The loan, denominated in ringgit, is a relatively small slice of 1MDB’s total liabilities of 41.9 billion ringgit, or $11.5 billion, as of March 31, the latest date for which figures are available. But it is focusing attention on how 1MDB will handle its $7.4 billion in dollar-denominated debt while oil prices, and Malaysia’s currency, remain weak.
Cost of Servicing Dollar Debts Increases as Oil, Ringgit Fall
GST: The cost of Barisan’s financial sins and follies ~ The tax burden is expected to be lower compared with that under the present tax system. This is an Alice in Wonderland version. How the government arrived by its calculation of price reduction is anybody’s guess. Perhaps by the application of ‘tipu-nomics’ or ‘bodoh-nomics’. Any idiot will ask: how can government revenue collection go up when the tax burden goes down? ~ 30 Jan 2015
KUALA LUMPUR: Auditor-General (AG) Tan Sri Ambrin Buang has pledged to do “whatever is necessary” to carry out the audit of the debt-ridden 1Malaysia Development Bhd (1MDB) “freely and professionally”.
“As soon as the request from the prime minister [to verify 1MDB’s accounts was given], we (the AG’s Department) have started the auditing process by collecting as much information as possible about issues which were raised, especially by the media,” Ambrin told a press conference yesterday.
“I have also met with the chief executive officer (CEO) [Arul Kanda Kandasamy] of this company and he has repeated his readiness to give full cooperation to us,” he said.
Ambrin said the AG’s Department is prepared to speak to all relevant parties, if it deems it necessary. These include various central banks in all cross-border transactions, Prime Minister Datuk Seri Najib Razak who is chairman of 1MDB’s advisory board, the company’s former CEO Datuk Shahrol Halmi and United Kingdom-based whistle-blower website Sarawak Report.
“We will speak to whoever we feel we should speak to. We will try, but whether or not we will succeed, we do not know yet,” he said.
Ambrin also does not rule out the possibility that the AG’s Department will engage external parties to assist in the investigation process after suggestions that the department does not have the necessary expertise for an audit of this scale and complexity.
At this point, Ambrin said he is unable to commit to a timeline for the audit process or when the AG’s report will be presented to the Public Accounts Committee (PAC), stating only that the process is a “priority” and will be completed “as soon as possible”.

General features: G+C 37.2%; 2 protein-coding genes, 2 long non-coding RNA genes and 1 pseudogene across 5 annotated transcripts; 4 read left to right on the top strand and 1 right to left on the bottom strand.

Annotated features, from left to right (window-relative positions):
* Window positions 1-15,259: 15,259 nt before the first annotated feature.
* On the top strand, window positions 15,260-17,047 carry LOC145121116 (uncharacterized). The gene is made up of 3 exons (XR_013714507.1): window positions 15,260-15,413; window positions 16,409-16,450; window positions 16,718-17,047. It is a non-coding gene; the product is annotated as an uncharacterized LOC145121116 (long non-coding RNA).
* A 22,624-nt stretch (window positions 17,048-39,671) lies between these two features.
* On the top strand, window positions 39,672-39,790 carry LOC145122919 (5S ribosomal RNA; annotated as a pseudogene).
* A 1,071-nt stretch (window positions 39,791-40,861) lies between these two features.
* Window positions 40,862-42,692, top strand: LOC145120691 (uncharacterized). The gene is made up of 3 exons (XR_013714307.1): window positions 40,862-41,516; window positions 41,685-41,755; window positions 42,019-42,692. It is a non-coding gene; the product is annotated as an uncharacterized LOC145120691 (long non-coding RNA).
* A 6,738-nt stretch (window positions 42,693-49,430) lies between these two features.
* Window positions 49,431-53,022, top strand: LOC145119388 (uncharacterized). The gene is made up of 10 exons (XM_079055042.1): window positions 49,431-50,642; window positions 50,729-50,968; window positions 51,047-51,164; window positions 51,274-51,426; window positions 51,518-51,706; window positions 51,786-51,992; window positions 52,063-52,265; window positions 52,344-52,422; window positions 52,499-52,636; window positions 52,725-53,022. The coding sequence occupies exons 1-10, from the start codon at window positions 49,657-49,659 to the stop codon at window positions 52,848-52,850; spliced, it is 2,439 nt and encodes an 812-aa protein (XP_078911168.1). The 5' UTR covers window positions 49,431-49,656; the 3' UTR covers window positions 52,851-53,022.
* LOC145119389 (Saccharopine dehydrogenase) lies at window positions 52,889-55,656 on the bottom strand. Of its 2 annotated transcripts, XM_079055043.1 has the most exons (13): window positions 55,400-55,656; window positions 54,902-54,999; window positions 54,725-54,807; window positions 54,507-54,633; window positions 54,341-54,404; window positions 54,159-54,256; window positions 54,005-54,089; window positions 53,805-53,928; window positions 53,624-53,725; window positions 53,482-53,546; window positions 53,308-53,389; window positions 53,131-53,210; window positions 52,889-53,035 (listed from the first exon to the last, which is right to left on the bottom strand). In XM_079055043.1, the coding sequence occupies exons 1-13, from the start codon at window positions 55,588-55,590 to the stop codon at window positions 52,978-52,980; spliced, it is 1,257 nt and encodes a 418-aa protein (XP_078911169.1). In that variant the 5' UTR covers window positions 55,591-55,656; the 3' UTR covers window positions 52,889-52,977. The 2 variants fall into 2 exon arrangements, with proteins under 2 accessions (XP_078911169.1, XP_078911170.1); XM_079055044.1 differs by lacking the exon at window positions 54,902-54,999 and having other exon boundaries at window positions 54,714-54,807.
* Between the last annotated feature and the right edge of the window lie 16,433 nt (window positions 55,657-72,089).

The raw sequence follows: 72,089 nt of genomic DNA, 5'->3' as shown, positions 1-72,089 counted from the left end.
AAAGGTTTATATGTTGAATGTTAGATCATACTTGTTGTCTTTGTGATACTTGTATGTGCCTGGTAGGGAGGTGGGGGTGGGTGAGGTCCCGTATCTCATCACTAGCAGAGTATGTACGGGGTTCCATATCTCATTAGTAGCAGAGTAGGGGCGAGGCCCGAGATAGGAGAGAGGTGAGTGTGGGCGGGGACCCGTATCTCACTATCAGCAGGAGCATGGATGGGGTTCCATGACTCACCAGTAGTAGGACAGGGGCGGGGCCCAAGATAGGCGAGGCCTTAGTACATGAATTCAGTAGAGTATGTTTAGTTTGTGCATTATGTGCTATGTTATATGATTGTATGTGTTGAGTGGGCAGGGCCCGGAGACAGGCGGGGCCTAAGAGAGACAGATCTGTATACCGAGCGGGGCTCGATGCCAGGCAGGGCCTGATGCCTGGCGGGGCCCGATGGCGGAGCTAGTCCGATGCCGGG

“I agree that time is of the essence. When we talk about time, we have to balance speed with accuracy. We are very concerned about the quality of our work,” he said.
Ambrin’s announcement that the auditing of 1MDB’s accounts had started comes after DAP’s Lim Kit Siang questioned on Monday why the AG has yet to start investigating the RM42 billion 1MDB scandal.
Kit Siang asked if Ambrin was waiting for written instructions from Najib before starting work.
Despite making some headway in the auditing process, the scope and the AG’s Department’s terms of reference as well as the standard operating procedure the department said it is following, remain very much in the dark.
When pressed, Ambrin told reporters, “You are probing too much. Let us do our work.”
“I think the focus is on the [1MDB] accounts. So, we will look at the accounts, [including] previous accounts. [The terms of reference are] as what has been mentioned by the prime minister in his statement,” he said.
“To me, it is a very broad mandate because when you talk about accounts, you are talking about assets, liabilities, equity and all that. Any matter relating to that, we will have to study and look into. Of course, we will want to know how the company is being managed as well,” Ambrin said.
In a statement on March 4, the Prime Minister’s Office said Najib had instructed the AG to independently verify 1MDB’s accounts, adding that the AG’s report will be passed for transparent inspection to the PAC.
“If any wrongdoing is proven, the law will be enforced without exception,” Najib said.
On Monday, the Inspector-General of Police Tan Sri Khalid Abu Bakar confirmed that the police are investigating the state-owned strategic investment company and has formed a task force comprising the Attorney-General’s Chambers, the Malaysian Anti-Corruption Commission and the police to probe the company.